The medicinal uses of lemongrass and its oil are listed in detail by Duke (2003) and Ross (2003). Lemongrass is used in traditional medicine in many countries, mainly in Asia and Africa. The leaf is a stimulant, is sudorific, anti-periodic and anti-catarrhal; the essential oil is carminative, anti-choleric, depressant, analgesic, anti-pyretic, antibacterial and antifungal (Khare, 2007). Nadkarni (1976) in the Indian Materia Medica provides details on the traditional medicinal uses of lemongrass. In traditional medicine it is generally used as an infusion or decoction. Its commonest use is as a stomachic to children. Mixed with ginger, cinnamon and sugar it is administered for reducing temperature in high fever. A decoction mixed with black pepper powder is prescribed for disordered menstruation and in the congestive and neuralgic forms of dysmenorrhoea. The extract, infusion, decoction and oil are all very effective carminatives and are rural remedies for diarrhoea and severe stomach-ache. The oil mixed with coconut oil is used as very effective massage oil for the treatment of lumbago, chronic rheumatism, neuralgia, sprains and other painful affections. A lemongrass oil–coconut oil mixture (2:3) is indicated as a cure for ringworm infestation and for removing dandruff, acne and pimples. This mixture is also recommended as a massage oil to tone up muscles and tissues (Nadkarni, 1976). In the Ayurvedic system of India, lemongrass is considered acrid, thermogenic, anthelmintic, a laxative, appetizer, alexipharmic (antidote to poisons) and an aphrodisiac. It is prescribed for helminthiasis, flatulence, gastric irritations, lack of appetite, poisonous bites, bronchitis, epilepsy, leprosy, skin diseases, cholera, neuralgia, sprains, fever and vitiated conditions of vata and kapha (Warrier et al., 1995).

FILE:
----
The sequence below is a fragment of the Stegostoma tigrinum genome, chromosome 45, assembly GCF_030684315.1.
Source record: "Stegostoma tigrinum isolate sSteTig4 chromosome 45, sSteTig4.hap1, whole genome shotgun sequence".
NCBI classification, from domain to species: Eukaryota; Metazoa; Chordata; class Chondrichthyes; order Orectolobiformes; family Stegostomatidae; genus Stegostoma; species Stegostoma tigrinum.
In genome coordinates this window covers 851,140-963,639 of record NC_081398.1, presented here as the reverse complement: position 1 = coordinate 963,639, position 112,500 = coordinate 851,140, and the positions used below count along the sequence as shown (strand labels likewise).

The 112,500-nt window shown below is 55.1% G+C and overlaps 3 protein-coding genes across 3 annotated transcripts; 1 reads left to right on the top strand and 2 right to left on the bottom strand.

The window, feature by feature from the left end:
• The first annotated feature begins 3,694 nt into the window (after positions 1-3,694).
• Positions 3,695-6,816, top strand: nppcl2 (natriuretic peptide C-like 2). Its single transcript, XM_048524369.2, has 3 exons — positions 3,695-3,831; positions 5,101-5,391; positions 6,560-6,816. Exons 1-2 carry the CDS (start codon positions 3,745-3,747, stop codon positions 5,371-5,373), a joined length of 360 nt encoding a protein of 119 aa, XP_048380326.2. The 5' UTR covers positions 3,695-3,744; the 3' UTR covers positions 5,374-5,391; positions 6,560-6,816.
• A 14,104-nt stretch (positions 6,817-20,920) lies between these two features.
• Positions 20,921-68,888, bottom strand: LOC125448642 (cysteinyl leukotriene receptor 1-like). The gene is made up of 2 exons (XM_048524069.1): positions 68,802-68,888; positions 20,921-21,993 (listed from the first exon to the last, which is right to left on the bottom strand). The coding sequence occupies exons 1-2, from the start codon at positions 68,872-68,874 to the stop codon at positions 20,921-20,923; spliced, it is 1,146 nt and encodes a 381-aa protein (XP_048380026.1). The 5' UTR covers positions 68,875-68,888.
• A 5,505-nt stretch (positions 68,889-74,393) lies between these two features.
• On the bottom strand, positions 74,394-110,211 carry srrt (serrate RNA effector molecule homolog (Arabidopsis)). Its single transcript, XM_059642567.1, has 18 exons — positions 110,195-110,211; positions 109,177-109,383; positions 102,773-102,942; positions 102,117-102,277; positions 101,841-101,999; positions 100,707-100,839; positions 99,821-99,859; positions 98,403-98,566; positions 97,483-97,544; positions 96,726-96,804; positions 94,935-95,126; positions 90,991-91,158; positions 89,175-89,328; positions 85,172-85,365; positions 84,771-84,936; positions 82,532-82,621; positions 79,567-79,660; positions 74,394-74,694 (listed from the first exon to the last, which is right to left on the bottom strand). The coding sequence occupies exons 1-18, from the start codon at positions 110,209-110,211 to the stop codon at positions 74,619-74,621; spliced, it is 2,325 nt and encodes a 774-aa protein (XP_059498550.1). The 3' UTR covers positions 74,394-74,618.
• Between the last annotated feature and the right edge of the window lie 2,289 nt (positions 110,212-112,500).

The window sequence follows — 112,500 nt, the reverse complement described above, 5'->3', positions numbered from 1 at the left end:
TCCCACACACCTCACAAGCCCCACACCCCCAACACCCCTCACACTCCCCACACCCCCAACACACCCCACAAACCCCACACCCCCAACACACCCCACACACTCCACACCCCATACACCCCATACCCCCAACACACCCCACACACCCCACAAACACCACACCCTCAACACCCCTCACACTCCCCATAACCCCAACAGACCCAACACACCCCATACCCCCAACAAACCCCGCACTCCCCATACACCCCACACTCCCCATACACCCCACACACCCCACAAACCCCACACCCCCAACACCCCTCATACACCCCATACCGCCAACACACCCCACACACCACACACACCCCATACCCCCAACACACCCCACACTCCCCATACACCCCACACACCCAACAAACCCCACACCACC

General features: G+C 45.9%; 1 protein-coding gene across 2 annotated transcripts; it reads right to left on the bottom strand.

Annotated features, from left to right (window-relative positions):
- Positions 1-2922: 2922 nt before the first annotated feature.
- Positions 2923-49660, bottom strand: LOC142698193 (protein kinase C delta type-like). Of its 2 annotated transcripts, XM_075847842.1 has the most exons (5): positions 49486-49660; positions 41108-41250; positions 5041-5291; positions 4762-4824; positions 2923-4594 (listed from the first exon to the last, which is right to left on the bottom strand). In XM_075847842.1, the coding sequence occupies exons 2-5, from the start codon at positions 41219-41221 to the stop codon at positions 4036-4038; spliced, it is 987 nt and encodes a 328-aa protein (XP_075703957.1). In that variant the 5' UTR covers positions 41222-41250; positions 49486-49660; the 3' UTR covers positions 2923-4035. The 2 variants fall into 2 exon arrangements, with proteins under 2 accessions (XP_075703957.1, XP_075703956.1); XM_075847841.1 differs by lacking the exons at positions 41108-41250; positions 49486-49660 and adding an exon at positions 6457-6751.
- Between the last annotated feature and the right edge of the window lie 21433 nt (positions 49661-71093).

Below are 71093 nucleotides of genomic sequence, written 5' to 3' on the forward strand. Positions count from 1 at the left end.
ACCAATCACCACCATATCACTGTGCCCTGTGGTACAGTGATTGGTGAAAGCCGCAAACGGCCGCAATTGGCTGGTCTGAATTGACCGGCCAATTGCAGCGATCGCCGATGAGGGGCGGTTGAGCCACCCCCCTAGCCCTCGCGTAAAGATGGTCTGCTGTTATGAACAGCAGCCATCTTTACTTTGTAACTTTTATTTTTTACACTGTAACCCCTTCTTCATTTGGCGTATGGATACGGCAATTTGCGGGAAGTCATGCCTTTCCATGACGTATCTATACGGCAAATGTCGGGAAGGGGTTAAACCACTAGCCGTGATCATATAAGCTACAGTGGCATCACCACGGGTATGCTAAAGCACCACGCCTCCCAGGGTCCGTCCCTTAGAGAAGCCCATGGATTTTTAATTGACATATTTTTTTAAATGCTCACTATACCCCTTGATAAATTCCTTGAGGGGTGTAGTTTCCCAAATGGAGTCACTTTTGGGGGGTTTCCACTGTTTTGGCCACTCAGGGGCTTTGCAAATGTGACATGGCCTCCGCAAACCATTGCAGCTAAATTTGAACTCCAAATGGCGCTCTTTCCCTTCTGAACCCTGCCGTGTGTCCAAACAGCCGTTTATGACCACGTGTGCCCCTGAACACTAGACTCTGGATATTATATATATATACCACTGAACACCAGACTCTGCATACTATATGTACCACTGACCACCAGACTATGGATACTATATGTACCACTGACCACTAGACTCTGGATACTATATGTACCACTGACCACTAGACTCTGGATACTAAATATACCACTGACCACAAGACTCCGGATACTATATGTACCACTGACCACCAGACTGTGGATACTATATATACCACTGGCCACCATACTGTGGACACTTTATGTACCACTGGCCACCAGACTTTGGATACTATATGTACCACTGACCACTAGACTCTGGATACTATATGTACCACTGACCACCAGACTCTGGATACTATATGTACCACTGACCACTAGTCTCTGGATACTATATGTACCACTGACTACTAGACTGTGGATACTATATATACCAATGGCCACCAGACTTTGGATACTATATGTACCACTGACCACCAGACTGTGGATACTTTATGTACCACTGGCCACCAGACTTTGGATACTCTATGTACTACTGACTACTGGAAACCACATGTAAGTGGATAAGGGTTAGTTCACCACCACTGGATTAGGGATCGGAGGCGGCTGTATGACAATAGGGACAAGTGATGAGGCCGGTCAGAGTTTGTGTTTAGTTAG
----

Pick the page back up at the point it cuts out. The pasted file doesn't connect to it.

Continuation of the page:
In the Far East and Pacific Ocean countries a lemongrass decoction and infusion are used in alleviating diarrhoea and for the ritual ‘suob’ (a ritual post-partum cleansing bath given after childbirth). A leaf paste is applied on the forehead for curing headaches; a leaf decoction is gargled for toothache. The oil is used in wound cleansing (Anon., 2016). In South America (Cuba, Brazil, etc.), lemongrass is widely used as herbal medicine for low blood pressure, as an anti-inflammatory, as a sedative and for all gastrointestinal maladies. Leaf tea is used as an anxiolytic and sedative. Lemongrass is used for similar ailments in Indonesia, China and most African countries, wherever the plant grows naturally (Anon., 2016). As a home remedy and ‘grandma's remedy’, lemongrass extract/infusion/oil is used in treating fever, flatulent colic, persistent vomiting, gastric irritability, neuralgia, rheumatism, sprains and painful afflictions (Sairam, 2002).